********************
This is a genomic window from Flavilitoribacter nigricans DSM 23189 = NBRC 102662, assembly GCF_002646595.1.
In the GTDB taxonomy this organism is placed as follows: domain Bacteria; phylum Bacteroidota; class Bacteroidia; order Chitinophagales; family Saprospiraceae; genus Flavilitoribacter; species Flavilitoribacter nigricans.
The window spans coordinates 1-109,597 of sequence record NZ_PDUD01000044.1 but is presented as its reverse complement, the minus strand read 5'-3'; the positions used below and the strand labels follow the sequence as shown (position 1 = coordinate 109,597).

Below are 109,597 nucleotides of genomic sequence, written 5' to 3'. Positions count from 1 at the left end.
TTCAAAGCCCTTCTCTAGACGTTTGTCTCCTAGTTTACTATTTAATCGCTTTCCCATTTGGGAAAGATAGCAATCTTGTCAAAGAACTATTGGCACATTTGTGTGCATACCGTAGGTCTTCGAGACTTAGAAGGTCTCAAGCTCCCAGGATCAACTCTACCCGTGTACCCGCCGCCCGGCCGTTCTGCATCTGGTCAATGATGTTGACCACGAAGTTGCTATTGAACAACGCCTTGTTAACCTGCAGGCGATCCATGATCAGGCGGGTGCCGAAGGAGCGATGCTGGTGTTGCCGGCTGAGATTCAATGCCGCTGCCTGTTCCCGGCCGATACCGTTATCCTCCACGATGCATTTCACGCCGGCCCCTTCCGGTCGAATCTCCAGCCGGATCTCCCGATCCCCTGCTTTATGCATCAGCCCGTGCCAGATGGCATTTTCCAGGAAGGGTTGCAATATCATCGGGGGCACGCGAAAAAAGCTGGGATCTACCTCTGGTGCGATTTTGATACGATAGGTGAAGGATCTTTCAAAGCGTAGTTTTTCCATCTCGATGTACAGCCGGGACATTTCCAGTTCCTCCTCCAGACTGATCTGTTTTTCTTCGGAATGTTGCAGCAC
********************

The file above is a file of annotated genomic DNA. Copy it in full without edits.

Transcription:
This is a genomic window from Flavilitoribacter nigricans DSM 23189 = NBRC 102662, assembly GCF_002646595.1.
In the GTDB taxonomy this organism is placed as follows: domain Bacteria; phylum Bacteroidota; class Bacteroidia; order Chitinophagales; family Saprospiraceae; genus Flavilitoribacter; species Flavilitoribacter nigricans.
The window spans coordinates 1-109,597 of sequence record NZ_PDUD01000044.1 but is presented as its reverse complement, the minus strand read 5'-3'; the positions used below and the strand labels follow the sequence as shown (position 1 = coordinate 109,597).

Below are 109,597 nucleotides of genomic sequence, written 5' to 3'. Positions count from 1 at the left end.
TTCAAAGCCCTTCTCTAGACGTTTGTCTCCTAGTTTACTATTTAATCGCTTTCCCATTTGGGAAAGATAGCAATCTTGTCAAAGAACTATTGGCACATTTGTGTGCATACCGTAGGTCTTCGAGACTTAGAAGGTCTCAAGCTCCCAGGATCAACTCTACCCGTGTACCCGCCGCCCGGCCGTTCTGCATCTGGTCAATGATGTTGACCACGAAGTTGCTATTGAACAACGCCTTGTTAACCTGCAGGCGATCCATGATCAGGCGGGTGCCGAAGGAGCGATGCTGGTGTTGCCGGCTGAGATTCAATGCCGCTGCCTGTTCCCGGCCGATACCGTTATCCTCCACGATGCATTTCACGCCGGCCCCTTCCGGTCGAATCTCCAGCCGGATCTCCCGATCCCCTGCTTTATGCATCAGCCCGTGCCAGATGGCATTTTCCAGGAAGGGTTGCAATATCATCGGGGGCACGCGAAAAAAGCTGGGATCTACCTCTGGTGCGATTTTGATACGATAGGTGAAGGATCTTTCAAAGCGTAGTTTTTCCATCTCGATGTACAGCCGGGACATTTCCAGTTCCTCCTCCAGACTGATCTGTTTTTCTTCGGAATGTTGCAGCAC